Testing the waters: The process of publishing a quaran-zine

Emma Schlossman holding volume one of the Kitchen Sink Zine, a zine she and Misha Hashemi published. [This] zine has a lot to do with identity, personal experiences, and self-expression, Schlossman says. Photo taken on September 15. Safia Ahmed/The Union

Safia Ahmed/The Union

Emma Schlossman holding volume one of the Kitchen Sink Zine, a zine she and Misha Hashemi published. “[This] zine has a lot to do with identity, personal experiences, and self-expression,” Schlossman says. Photo taken on September 15. Safia Ahmed/The Union

Freshly cut newspaper clippings cover the tables of South Bay’s youthful artists, while mounds of brightly colored paper await creation.

Emma Schlossman, a 19-year-old studio art major at El Camino College (ECC), and her friend, Misha Hashemi, a student at Cal State Long Beach, worked throughout the COVID-19 pandemic to co-publish a zine with the creative work of students and artists in the South Bay area.

According to Salford Zine Library, a zine is short for magazine, most commonly a small-circulation self-published work of original or appropriated content.

Schlossman published her very first zine, The Kitchen Sink, at the beginning of May.

“We started creating the zine at the beginning of the pandemic, so we couldn’t really see each other. We shared ideas through a Google Doc then we started creating images,” Schlossman said.

During the creative process, the designers would send Schlossman their artwork and she started scanning them from a printer and uploading them to her computer. She used the computer program InDesign to compile the art pieces into a book.

“Once we had everything in order, we made an Instagram account for the zine so we could connect to other zine accounts and with our friends,” Schlossman said.

Schlossman and Hashemi hoped to learn from this experience as female-identifying artists with crucial roles in the zine’s concept of the intersection of race, gender, identity and belonging, which was an idea inspired after Schlossman was fond of a two-page spread Hashemi created that touched on the topic of gender roles.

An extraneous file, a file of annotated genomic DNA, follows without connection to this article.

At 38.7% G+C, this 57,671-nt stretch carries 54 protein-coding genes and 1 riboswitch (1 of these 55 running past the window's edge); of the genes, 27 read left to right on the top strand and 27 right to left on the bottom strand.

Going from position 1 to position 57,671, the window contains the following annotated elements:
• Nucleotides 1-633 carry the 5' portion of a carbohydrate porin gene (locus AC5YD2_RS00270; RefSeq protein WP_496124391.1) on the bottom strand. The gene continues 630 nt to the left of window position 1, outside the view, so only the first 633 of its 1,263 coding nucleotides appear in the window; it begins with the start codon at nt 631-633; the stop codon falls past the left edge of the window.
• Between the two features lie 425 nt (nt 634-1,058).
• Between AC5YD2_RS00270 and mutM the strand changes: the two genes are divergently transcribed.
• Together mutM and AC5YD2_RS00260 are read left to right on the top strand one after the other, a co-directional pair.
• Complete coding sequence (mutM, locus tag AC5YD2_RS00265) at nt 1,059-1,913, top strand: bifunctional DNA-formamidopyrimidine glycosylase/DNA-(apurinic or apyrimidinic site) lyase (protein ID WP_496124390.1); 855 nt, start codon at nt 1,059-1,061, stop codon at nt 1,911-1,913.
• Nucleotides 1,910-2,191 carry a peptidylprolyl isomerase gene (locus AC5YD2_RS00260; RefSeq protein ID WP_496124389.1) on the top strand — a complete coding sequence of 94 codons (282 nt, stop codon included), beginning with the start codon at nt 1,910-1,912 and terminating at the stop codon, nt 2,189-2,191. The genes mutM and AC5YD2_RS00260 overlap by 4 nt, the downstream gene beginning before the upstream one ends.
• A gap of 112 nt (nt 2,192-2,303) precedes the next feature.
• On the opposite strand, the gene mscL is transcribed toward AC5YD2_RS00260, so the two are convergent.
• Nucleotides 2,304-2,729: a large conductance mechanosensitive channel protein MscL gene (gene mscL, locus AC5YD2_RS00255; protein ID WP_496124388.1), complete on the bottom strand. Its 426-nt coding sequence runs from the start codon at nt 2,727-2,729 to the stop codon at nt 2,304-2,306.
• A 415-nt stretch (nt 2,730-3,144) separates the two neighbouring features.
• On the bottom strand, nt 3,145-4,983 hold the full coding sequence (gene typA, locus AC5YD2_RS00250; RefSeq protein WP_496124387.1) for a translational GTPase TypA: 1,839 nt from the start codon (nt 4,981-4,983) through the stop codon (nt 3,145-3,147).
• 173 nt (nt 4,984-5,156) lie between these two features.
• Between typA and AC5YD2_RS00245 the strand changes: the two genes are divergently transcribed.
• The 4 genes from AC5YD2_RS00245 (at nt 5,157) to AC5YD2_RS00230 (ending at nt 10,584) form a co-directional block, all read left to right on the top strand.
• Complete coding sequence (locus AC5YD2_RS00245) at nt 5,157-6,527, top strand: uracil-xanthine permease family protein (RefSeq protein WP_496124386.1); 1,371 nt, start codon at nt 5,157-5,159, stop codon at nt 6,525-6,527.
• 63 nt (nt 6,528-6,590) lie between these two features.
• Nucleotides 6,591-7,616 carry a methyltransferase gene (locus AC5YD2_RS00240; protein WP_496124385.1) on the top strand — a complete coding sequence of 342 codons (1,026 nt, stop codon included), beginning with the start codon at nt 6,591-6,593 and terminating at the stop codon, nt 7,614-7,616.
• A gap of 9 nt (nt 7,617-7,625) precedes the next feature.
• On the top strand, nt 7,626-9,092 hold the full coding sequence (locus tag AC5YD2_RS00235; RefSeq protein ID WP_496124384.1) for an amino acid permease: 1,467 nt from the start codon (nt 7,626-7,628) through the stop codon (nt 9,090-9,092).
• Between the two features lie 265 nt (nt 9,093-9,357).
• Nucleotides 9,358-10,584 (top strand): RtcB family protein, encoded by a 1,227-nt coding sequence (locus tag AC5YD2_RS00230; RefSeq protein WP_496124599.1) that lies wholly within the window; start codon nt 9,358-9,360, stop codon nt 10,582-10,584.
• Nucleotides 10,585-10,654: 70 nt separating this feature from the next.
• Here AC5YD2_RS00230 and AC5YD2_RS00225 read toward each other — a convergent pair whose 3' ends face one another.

“One page has newspaper clippings of articles she found about womanhood and the other page is about being a man,” Schlossman said.

Their title was inspired by the saying ‘everything and the kitchen sink’. However, the process of completing the framework was harder for Schlossman.

“We wanted to test the water without having to pick a certain theme for the zine,” Schlossman said. “We found throughout all the work we made and what others submitted that the zine had a lot to do with identity, personal experiences, and self-expression.”

Hashemi said that the zine provided a scope of what it’s like to be a young person in LA, as the Kitchen Sink zine was a learning experience for Schlossman and Hashemi both as artists and students in the South Bay area.

Hashemi also wanted to provide a platform where her friends and other local artists could share their artwork while having a portion of the proceeds go to a good cause, and Schlossman’s intention was to bring everything together and create a finished project.

“The process of making the zine inspired what we wanted to do forward, I think the second zine will dive deeper into ideas that have to do with identity,” Schlossman said.

Melody McCants, 25, worked as a designer for the zine. McCants graduated from CSULB in 2018 and received her bachelor’s in creative writing, currently pursuing an art teaching credential.

“The way I was involved [in the zine] was through my friendship with Misha,” McCants said.

McCants’s participation in the zine was mainly sending the sketches to the founders and contributing to the many meaningful art pieces in it.

“The subject matter was mostly drawing practice but I’d add a twist,” McCants said. “There was one where I drew a wolf skull and drew some flames.”

McCants said that her artworks have never been in a zine before which made her glad to be among Kitchen Sink’s contributors.

As the zine released, Schlossman and Hashemi also contributed a portion of the money made on the first 50 sales of Kitchen Sink to the Black Women for Wellness charity, as it also dealt with the concepts of intersection of race and gender, much like the content of the zine.

“When we started the zine it was near the beginning of the pandemic, around the time it was June when the Black Lives Matter protests were at its peak,” Schlossman said. “And we thought, ‘well, we’re gonna be selling it,’ so [donating] was kind of what we could do to make a difference.”

Along with the perspectives of different artists from the South Bay, ECC classes also encouraged Schlossman to take on new experiences and develop communication skills.

“Even though public speaking is not my strong suit, one of the teachers I took public speaking with gave me the courage to publish the zine,” Schlossman said.

Schlossman had recently taken her communications 100 class with Casey Jones, an adjunct communications studies professor at ECC, where Schlossman gave a speech about the history and impact of zines.

“I was super impressed. I read [the Kitchen Sink] zine and what’s interesting was that she gave her speech during virtual office hours and the students that were there had shown an interest in it,” Jones said.

Jones learned more about zines from Schlossman’s speech. She is grateful to teach a class where she can inspire confidence in students.

“I feel so great to have encouraged Emma, she had this creative idea and she went with it,” Jones said.

Schlossman is looking forward to making a second volume of Kitchen Sink and hopes to work on her own solo zine.

“You don’t have to make a zine just to sell, you can make it for your own self-fulfillment,” Schlossman said.